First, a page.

October 24, 2023
SINGAPORE – Local government officials in China are cracking down on stray dogs, after a toddler was mauled by a rottweiler in a residential compound, but the move has sparked public outcry.
On Oct 16, a two-year-old girl was attacked by the unleashed rottweiler in Chengdu, Sichuan province. The girl’s mother tried to defend her, but the attack left her with a ruptured kidney, fractured ribs and lacerations on her body.
She was admitted to intensive care, but is reportedly in stable condition.
The dog’s owner and an owner of an unleashed labrador present during the incident have been arrested.
Since the incident happened, local authorities across China have issued fresh directives to manage pet dogs and strays.
In Sichuan province, the city of Shehong banned “aggressive” breeds of dogs, and large ones that exceed the height of 35cm, among other measures.
County-level officials in another Sichuan city, Leshan, released a notice stating that unleashed dogs or those not kept in pens will be regarded as strays and captured.
Officials in the provinces of Shandong, Jiangxi and Hubei said stray dogs captured by the authorities would be culled if they were not adopted, the South China Morning Post reported.
Urban communities in Beijing, Shanghai, and Guangzhou in the southern Guangdong province have also introduced guidelines urging dog owners to be responsible, news outlet Sixth Tone reported.
These guidelines highlighted the importance of leashing dogs in public, abiding by local laws and using muzzles in crowded areas.
In one case reported by the BBC, a stray dog on a university campus in Chongqing was caught in a net by a dog catcher before it was put down.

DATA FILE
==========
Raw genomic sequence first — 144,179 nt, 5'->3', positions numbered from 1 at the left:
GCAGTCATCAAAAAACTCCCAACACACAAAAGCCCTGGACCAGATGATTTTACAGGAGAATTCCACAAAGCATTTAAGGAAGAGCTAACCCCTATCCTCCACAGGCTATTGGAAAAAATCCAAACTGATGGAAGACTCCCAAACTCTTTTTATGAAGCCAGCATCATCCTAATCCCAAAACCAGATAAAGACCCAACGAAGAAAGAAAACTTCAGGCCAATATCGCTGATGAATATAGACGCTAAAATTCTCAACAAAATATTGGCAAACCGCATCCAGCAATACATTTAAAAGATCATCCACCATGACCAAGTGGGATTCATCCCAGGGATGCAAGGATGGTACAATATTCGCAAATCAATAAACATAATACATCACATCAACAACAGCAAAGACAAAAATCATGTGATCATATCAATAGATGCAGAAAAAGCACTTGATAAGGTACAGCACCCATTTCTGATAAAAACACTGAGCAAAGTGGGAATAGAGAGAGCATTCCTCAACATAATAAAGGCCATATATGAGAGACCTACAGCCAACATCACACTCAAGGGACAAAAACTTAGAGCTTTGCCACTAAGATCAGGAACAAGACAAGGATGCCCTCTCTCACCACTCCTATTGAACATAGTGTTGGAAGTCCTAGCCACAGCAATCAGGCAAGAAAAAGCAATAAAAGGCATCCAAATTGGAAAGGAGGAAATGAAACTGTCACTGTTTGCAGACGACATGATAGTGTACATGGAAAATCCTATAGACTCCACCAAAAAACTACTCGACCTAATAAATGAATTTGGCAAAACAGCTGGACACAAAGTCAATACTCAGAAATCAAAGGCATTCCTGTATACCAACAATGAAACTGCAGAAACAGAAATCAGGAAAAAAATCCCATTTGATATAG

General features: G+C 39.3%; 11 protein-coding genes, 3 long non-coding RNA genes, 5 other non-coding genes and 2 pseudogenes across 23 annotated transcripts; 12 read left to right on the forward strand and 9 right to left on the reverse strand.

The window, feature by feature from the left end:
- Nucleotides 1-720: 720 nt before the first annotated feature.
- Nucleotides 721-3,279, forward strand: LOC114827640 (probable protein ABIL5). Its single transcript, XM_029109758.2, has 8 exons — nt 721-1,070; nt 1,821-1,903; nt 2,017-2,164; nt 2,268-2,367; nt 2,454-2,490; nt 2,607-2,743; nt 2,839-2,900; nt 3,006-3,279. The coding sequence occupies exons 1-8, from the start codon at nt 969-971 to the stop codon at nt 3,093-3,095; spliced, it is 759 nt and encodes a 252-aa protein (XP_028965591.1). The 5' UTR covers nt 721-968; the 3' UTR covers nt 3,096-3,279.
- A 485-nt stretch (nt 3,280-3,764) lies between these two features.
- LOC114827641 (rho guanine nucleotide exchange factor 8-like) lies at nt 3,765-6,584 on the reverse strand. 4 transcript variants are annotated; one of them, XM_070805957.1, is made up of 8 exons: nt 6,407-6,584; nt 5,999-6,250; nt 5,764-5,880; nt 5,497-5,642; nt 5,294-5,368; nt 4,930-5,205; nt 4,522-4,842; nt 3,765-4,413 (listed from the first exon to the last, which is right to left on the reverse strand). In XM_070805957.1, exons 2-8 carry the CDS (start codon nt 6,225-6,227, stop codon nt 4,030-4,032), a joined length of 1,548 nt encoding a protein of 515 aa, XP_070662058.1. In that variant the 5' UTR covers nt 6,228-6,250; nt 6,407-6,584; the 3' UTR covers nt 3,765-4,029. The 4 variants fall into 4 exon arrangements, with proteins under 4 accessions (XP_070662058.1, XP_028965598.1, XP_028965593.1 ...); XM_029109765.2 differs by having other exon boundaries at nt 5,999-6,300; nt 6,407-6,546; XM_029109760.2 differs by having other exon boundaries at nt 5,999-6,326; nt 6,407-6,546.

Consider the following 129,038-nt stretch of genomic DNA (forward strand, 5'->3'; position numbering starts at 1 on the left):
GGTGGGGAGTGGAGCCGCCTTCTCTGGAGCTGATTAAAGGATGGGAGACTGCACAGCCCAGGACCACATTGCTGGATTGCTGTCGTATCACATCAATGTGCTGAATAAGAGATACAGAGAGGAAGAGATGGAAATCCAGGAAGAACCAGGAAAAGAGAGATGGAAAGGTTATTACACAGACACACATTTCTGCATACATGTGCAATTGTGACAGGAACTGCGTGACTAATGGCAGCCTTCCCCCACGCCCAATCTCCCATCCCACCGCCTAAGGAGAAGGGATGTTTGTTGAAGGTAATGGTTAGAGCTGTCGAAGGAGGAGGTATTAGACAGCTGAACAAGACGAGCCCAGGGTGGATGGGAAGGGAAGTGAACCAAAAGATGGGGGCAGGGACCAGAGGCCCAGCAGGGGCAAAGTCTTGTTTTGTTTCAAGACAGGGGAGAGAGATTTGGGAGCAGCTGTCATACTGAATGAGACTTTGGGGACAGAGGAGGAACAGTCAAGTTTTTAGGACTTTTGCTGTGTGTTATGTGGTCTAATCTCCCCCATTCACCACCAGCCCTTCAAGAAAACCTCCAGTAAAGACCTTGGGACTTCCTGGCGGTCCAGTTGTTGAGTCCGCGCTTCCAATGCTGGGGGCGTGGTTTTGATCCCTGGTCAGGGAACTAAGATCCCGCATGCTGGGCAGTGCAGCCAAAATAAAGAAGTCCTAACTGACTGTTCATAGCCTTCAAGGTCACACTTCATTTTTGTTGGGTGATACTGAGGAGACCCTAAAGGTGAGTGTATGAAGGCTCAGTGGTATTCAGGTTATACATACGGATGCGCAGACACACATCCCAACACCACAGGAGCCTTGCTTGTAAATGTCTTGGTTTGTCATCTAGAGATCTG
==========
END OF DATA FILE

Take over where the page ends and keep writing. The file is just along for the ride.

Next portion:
The incident was caught on camera, and the dog’s “smiling” appearance led to discussions on social media with the hashtag #XiaoHuang, the name the pooch had been given. University officials said the dog had chased a student.
In Liaoning province, a university fired a security guard who hanged a stray dog on campus, reported state media outlet Global Times.
The nationwide crackdown has divided netizens on social media, with many calling for more humane measures, including adoption and neutering, while others said dog culling should continue.
There are no animal cruelty laws in China, apart from legislation that shields protected or endangered wildlife, and regulations on dogs differ across local governments.
The backlash against what netizens say as unwarranted cruelty against animals, prompted local officials in Hohhot, a city in Inner Mongolia, to say that stray dogs would be rounded up but not killed, reported the SCMP.
Several celebrities, including singer-songwriter Joker Xue, have spoken out against the culling.
While onstage during a concert, Xue had changed the lyrics of his song and said: “Please let the cats and dogs go”.